PLoS Medicine has published the results of study that aimed to assess the effect of presenting statistics to patients in different ways when making decisions about taking statin medication to reduce cardiovascular risk.
The study recruited 2,978 eligible participants who were given access to online information that presented benefit data relating to statin medication in one of six different ways. The data were presented as relative risk reduction (RRR), absolute risk reduction (ARR), number needed to treat (NNT), event rate (ER), tablets needed to take (TNT) or natural frequency (NF).
The RRR data resulted in a greater number of participants indicating that they would accept treatment when compared to the five methods of absolute rate reporting. Of the five different statistical methods of presenting data in an absolute form, natural frequency appears to be preferable based on the participant preference, understanding, satisfaction and confidence in the data.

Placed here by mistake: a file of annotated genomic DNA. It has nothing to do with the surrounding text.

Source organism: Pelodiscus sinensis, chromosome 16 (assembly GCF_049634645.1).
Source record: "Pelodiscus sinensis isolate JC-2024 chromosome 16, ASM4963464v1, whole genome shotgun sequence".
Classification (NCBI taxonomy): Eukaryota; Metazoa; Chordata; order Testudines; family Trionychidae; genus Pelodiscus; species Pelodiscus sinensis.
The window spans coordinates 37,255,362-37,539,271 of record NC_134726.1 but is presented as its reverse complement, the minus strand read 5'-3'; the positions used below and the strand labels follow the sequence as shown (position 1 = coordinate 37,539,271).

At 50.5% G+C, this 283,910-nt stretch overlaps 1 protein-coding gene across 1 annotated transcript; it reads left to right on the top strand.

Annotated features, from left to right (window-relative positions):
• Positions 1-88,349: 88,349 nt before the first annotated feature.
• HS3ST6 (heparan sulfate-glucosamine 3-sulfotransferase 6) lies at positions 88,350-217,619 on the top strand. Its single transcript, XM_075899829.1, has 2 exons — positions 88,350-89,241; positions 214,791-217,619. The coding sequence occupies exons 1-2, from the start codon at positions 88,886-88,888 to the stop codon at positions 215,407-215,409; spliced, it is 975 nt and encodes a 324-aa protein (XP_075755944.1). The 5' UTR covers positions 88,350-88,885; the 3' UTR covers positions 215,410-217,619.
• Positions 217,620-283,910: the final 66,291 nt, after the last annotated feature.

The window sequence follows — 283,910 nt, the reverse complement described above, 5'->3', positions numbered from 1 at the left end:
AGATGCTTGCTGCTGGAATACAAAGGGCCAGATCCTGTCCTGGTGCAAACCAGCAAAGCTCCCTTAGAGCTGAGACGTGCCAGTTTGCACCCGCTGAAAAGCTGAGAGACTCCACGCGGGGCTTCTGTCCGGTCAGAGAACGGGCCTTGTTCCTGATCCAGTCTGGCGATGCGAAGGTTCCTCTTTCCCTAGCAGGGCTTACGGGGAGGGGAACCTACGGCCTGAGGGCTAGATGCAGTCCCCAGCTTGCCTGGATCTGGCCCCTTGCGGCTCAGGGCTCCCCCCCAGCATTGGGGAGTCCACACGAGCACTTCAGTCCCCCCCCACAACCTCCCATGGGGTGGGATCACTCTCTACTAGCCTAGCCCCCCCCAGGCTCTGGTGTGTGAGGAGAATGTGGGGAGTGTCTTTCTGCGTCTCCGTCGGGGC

The authors note that this study "supports the contention that RRR is a more persuasive summary statistic. It is also noted that the study aimed to recruit 4,500 participants (750 to 800 participants for each intervention arm). The sample size requirement was therefore not met but the authors assert that the randomisation protocol worked well. In addition it is unclear how these results might apply in other situations.
Action: Clinicians should already be aware of the different methods of presenting data to patients to aid an informed decision. This study may help to identify which methods are likely to be best understood and be most trusted.
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